International Journal of Social Robotics

, Volume 4, Issue 2, pp 201–217

Generation and Evaluation of Communicative Robot Gesture

  • Maha Salem
  • Stefan Kopp
  • Ipke Wachsmuth
  • Katharina Rohlfing
  • Frank Joublin

DOI: 10.1007/s12369-011-0124-9

Cite this article as:
Salem, M., Kopp, S., Wachsmuth, I. et al. Int J of Soc Robotics (2012) 4: 201. doi:10.1007/s12369-011-0124-9


How is communicative gesture behavior in robots perceived by humans? Although gesture is crucial in social interaction, this research question is still largely unexplored in the field of social robotics. Thus, the main objective of the present work is to investigate how gestural machine behaviors can be used to design more natural communication in social robots. The chosen approach is twofold. Firstly, the technical challenges encountered when implementing a speech-gesture generation model on a robotic platform are tackled. We present a framework that enables the humanoid robot to flexibly produce synthetic speech and co-verbal hand and arm gestures at run-time, while not being limited to a predefined repertoire of motor actions. Secondly, the achieved flexibility in robot gesture is exploited in controlled experiments. To gain a deeper understanding of how communicative robot gesture might impact and shape human perception and evaluation of human-robot interaction, we conducted a between-subjects experimental study using the humanoid robot in a joint task scenario. We manipulated the non-verbal behaviors of the robot in three experimental conditions, so that it would refer to objects by utilizing either (1) unimodal (i.e., speech only) utterances, (2) congruent multimodal (i.e., semantically matching speech and gesture) or (3) incongruent multimodal (i.e., semantically non-matching speech and gesture) utterances. Our findings reveal that the robot is evaluated more positively when non-verbal behaviors such as hand and arm gestures are displayed along with speech, even if they do not semantically match the spoken utterance.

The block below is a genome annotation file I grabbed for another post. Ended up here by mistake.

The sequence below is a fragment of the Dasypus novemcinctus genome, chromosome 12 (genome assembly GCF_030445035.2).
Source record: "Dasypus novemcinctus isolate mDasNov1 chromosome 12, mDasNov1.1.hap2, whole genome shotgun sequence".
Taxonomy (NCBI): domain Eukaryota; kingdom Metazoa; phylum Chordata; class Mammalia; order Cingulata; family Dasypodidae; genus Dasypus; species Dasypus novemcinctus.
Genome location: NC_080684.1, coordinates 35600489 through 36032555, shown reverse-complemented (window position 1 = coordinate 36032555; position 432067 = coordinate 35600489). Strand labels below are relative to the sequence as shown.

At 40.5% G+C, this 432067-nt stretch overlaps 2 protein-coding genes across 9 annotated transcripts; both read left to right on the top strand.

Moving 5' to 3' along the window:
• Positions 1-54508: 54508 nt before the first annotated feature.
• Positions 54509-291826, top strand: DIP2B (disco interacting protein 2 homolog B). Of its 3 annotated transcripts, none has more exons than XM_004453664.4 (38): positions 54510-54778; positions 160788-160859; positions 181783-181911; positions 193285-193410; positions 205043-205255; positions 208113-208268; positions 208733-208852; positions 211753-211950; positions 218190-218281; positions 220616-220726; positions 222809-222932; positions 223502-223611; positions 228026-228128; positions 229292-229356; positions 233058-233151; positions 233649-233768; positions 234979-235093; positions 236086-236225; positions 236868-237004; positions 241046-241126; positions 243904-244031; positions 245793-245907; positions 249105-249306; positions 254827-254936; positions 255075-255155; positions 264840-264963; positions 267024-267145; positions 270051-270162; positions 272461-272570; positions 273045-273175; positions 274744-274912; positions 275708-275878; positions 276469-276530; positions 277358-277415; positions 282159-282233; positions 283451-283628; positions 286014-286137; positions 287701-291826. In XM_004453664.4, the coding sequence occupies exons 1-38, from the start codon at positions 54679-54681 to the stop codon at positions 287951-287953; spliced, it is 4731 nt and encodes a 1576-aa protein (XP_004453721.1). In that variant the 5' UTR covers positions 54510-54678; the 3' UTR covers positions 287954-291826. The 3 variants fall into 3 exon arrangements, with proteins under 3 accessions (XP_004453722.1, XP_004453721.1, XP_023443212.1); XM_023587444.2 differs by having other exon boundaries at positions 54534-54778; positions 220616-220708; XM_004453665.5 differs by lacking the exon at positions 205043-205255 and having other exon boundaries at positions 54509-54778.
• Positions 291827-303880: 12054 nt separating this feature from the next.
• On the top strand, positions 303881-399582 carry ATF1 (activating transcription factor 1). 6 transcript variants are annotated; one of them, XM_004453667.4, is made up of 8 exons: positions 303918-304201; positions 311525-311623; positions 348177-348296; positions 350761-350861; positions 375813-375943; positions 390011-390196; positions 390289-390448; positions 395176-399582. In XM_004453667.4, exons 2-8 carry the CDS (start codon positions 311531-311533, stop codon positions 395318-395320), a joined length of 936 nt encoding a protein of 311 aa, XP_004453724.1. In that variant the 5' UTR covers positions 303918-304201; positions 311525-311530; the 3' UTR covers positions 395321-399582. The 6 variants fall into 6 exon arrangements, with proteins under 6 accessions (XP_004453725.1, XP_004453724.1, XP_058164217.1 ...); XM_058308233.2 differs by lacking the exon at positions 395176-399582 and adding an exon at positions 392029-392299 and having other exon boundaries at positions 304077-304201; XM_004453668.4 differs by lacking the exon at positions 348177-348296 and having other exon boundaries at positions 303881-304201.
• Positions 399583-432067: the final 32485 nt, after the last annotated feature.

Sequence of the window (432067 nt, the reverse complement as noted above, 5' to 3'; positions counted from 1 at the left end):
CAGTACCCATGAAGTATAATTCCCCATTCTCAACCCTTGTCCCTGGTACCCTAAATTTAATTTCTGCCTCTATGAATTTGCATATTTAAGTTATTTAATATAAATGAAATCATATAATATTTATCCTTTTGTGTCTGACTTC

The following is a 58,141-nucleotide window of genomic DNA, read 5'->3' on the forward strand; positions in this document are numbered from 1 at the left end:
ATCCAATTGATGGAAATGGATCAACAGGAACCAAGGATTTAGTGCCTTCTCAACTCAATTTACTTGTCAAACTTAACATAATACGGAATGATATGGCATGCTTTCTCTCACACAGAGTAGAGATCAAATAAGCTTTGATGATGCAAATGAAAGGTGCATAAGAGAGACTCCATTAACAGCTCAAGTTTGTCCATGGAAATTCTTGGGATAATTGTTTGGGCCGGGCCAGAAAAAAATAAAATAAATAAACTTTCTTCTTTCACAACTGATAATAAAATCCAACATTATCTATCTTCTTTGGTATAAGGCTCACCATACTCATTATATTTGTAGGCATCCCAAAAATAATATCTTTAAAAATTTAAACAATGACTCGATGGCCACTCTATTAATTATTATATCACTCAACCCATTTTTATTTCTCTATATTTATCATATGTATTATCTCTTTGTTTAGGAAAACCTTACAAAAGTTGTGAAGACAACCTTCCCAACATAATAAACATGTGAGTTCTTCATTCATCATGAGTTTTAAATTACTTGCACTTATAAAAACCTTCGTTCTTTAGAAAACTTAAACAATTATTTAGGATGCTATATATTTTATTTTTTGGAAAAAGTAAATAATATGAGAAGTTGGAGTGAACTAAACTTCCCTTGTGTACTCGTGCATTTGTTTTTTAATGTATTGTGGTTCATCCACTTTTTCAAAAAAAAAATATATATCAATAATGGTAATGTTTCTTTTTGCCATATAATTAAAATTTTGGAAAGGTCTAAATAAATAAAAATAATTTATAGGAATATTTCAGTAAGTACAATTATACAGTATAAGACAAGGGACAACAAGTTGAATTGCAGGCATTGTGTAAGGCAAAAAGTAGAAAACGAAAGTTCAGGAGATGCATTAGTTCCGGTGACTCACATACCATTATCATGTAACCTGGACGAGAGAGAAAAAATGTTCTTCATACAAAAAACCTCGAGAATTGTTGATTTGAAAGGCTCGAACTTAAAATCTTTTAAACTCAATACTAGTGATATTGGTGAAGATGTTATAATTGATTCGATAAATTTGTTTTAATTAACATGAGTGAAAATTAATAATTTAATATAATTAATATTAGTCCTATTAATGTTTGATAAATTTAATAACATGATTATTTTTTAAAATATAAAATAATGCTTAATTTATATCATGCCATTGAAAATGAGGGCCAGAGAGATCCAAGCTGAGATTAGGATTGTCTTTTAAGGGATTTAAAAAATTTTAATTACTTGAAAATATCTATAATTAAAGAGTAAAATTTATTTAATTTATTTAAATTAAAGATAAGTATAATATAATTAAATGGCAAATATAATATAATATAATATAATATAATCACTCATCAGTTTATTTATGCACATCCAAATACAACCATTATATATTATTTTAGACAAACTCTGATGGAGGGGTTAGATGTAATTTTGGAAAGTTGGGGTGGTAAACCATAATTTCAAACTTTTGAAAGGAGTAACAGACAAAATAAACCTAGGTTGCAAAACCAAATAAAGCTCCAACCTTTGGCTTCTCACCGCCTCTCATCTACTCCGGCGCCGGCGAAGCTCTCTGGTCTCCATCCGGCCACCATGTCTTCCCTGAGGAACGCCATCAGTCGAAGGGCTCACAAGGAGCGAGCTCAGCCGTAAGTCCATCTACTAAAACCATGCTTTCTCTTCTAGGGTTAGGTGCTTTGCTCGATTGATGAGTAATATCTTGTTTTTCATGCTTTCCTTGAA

Multimodal interaction and conversational skills Non-verbal cues and expressiveness Social human-robot interaction Robot companions and social robots 

Copyright information

© Springer Science & Business Media BV 2011

Authors and Affiliations

  • Maha Salem
    • 1
  • Stefan Kopp
    • 2
  • Ipke Wachsmuth
    • 3
  • Katharina Rohlfing
    • 4
  • Frank Joublin
    • 5
  1. 1.Research Institute for Cognition and RoboticsBielefeldGermany
  2. 2.Sociable Agents GroupBielefeld UniversityBielefeldGermany
  3. 3.Artificial Intelligence GroupBielefeld UniversityBielefeldGermany
  4. 4.Emergentist Semantics GroupBielefeld UniversityBielefeldGermany
  5. 5.Honda Research Institute EuropeOffenbachGermany

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